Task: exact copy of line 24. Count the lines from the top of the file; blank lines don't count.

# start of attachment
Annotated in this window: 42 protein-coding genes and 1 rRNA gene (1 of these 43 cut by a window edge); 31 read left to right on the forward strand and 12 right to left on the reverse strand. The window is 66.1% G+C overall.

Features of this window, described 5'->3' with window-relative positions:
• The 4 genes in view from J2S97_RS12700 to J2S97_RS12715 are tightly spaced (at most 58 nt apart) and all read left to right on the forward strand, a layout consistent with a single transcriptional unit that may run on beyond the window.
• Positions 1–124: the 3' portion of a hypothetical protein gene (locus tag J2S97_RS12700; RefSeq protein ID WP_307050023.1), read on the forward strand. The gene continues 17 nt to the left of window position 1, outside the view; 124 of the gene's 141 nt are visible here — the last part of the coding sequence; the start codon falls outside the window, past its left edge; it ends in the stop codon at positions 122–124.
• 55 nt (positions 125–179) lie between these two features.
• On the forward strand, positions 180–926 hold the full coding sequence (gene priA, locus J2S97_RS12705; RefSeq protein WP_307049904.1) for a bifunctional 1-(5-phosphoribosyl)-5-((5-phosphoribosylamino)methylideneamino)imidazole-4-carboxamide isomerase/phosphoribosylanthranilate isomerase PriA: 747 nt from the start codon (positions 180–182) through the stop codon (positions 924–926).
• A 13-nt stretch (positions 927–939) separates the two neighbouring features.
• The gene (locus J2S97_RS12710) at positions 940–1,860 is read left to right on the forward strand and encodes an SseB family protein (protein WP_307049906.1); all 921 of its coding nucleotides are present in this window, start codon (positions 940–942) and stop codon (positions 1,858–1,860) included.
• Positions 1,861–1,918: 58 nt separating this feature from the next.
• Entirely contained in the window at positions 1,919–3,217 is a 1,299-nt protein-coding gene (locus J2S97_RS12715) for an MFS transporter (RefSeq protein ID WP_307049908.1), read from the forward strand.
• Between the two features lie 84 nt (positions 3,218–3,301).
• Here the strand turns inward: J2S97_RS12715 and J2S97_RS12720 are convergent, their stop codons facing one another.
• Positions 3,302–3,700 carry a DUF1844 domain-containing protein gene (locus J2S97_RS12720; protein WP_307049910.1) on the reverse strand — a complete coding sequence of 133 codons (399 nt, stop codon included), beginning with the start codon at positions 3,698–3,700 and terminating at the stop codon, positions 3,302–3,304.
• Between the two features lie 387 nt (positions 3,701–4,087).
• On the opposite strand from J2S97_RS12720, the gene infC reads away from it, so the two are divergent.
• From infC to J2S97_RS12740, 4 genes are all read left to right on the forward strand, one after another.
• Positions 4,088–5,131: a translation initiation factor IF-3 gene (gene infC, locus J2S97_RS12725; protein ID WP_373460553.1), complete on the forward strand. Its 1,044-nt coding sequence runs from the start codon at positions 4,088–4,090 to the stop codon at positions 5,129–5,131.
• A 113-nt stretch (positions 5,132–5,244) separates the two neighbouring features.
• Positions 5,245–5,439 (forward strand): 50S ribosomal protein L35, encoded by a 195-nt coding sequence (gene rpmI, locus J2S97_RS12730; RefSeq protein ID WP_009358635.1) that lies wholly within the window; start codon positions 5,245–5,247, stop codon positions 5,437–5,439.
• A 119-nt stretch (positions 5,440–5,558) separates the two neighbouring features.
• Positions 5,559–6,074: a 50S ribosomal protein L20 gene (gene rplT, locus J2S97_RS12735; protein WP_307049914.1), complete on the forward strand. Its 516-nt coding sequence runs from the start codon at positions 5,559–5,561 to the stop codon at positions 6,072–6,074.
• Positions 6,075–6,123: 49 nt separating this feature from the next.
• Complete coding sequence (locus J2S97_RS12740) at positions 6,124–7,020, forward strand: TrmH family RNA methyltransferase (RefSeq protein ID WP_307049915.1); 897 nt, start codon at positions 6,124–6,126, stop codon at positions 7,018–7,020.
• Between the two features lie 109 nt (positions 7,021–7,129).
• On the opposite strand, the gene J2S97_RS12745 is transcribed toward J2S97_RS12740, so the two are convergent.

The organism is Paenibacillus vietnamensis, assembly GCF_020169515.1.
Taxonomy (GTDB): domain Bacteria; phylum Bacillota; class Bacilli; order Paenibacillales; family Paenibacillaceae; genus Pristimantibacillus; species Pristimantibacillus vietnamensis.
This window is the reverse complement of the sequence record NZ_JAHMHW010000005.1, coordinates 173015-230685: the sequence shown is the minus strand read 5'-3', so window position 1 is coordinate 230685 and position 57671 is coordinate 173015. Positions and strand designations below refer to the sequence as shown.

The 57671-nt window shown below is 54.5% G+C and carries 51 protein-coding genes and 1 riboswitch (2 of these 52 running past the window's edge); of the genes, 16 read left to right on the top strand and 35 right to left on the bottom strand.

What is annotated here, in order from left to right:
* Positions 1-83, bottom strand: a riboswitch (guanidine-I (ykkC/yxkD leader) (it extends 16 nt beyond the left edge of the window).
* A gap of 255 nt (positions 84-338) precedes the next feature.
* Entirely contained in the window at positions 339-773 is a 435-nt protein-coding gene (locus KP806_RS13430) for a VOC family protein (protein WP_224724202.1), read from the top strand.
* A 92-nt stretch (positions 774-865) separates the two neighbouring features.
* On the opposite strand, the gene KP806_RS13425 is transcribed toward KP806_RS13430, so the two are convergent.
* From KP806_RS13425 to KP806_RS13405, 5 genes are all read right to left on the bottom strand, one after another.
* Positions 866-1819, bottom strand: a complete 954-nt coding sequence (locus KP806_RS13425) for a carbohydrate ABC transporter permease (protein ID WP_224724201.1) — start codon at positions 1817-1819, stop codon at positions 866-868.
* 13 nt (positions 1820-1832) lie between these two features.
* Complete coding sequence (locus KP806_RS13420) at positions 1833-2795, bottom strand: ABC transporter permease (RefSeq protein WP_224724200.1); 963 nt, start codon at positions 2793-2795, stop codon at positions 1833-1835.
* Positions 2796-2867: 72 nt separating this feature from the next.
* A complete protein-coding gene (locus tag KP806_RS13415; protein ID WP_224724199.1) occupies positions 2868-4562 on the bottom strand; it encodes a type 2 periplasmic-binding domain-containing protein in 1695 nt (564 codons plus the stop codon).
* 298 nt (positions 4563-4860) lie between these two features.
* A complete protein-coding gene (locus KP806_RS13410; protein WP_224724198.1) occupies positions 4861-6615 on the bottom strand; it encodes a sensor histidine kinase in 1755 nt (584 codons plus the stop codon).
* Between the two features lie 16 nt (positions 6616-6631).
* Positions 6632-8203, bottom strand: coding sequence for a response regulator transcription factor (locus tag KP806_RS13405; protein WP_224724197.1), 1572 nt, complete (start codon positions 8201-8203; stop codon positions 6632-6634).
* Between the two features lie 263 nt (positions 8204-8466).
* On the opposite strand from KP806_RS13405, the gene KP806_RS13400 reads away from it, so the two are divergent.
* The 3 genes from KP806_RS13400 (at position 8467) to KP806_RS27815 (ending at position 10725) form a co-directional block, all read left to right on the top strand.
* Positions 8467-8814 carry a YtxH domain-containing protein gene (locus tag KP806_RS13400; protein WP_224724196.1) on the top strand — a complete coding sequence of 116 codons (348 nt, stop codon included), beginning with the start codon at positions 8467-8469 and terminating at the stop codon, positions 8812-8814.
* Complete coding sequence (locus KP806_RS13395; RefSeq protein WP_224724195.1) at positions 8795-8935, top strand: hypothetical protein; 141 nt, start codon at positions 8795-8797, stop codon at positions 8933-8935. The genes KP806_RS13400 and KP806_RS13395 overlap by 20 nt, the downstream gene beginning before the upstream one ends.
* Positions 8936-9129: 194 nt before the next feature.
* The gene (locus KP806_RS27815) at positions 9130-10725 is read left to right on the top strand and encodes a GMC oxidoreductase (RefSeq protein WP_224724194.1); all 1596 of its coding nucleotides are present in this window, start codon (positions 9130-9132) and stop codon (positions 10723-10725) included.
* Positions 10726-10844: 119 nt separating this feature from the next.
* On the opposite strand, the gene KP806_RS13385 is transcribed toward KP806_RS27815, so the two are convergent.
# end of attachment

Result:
• Between the two features lie 109 nt (positions 7,021–7,129).